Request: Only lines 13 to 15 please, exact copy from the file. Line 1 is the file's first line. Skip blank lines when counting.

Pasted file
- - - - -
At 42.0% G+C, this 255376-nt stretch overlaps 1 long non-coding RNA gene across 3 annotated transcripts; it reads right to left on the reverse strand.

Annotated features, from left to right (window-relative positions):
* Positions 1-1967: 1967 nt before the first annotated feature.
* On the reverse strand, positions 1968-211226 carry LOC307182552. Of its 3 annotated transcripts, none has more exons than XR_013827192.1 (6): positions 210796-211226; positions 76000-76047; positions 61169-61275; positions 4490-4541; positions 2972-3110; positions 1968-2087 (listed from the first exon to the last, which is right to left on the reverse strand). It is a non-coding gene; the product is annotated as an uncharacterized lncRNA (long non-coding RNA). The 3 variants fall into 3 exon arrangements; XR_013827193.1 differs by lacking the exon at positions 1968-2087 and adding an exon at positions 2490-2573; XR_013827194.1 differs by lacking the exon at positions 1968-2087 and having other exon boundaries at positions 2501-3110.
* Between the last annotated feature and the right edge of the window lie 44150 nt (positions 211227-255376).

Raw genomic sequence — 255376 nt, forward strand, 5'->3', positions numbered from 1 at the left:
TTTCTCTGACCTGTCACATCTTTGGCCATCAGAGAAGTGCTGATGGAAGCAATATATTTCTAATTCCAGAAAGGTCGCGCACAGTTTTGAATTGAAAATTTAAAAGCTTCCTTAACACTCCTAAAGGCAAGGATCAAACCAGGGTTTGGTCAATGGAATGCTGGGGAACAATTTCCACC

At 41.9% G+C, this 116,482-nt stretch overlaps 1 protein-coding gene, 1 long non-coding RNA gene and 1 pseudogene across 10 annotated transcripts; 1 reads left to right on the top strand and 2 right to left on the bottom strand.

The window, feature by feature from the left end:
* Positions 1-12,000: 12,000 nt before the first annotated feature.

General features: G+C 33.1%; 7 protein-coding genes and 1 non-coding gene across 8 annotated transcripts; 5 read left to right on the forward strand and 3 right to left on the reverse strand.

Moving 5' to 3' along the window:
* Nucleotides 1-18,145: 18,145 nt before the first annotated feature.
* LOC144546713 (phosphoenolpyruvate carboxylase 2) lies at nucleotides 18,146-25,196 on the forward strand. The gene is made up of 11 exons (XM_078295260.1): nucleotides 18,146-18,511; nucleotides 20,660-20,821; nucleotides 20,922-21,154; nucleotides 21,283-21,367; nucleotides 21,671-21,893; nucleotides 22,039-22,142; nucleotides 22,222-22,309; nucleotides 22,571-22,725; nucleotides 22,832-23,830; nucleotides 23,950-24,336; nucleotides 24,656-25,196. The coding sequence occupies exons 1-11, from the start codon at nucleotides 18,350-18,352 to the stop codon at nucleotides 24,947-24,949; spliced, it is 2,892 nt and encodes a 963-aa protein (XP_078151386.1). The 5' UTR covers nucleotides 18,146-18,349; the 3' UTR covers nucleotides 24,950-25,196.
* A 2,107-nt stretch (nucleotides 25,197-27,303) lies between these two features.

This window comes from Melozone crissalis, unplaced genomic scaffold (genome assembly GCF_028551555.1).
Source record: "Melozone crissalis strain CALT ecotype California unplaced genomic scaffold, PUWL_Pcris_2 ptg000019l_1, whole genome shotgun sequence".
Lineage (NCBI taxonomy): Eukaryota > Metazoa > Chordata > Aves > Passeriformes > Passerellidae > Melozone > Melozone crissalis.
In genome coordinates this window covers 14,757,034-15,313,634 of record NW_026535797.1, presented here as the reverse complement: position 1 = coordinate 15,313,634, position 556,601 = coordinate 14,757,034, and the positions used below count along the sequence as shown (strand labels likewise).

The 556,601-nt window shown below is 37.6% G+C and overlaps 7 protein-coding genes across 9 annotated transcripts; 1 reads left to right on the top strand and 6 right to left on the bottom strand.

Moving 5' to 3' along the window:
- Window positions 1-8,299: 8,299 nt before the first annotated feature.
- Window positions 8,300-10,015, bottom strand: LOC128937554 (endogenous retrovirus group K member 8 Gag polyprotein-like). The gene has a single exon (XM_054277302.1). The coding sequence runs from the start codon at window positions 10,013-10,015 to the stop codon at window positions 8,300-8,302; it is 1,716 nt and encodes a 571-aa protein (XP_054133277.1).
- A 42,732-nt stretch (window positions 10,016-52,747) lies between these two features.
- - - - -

* Nucleotides 1-18,145: 18,145 nt before the first annotated feature.
* LOC144546713 (phosphoenolpyruvate carboxylase 2) lies at nucleotides 18,146-25,196 on the forward strand. The gene is made up of 11 exons (XM_078295260.1): nucleotides 18,146-18,511; nucleotides 20,660-20,821; nucleotides 20,922-21,154; nucleotides 21,283-21,367; nucleotides 21,671-21,893; nucleotides 22,039-22,142; nucleotides 22,222-22,309; nucleotides 22,571-22,725; nucleotides 22,832-23,830; nucleotides 23,950-24,336; nucleotides 24,656-25,196. The coding sequence occupies exons 1-11, from the start codon at nucleotides 18,350-18,352 to the stop codon at nucleotides 24,947-24,949; spliced, it is 2,892 nt and encodes a 963-aa protein (XP_078151386.1). The 5' UTR covers nucleotides 18,146-18,349; the 3' UTR covers nucleotides 24,950-25,196.
* A 2,107-nt stretch (nucleotides 25,197-27,303) lies between these two features.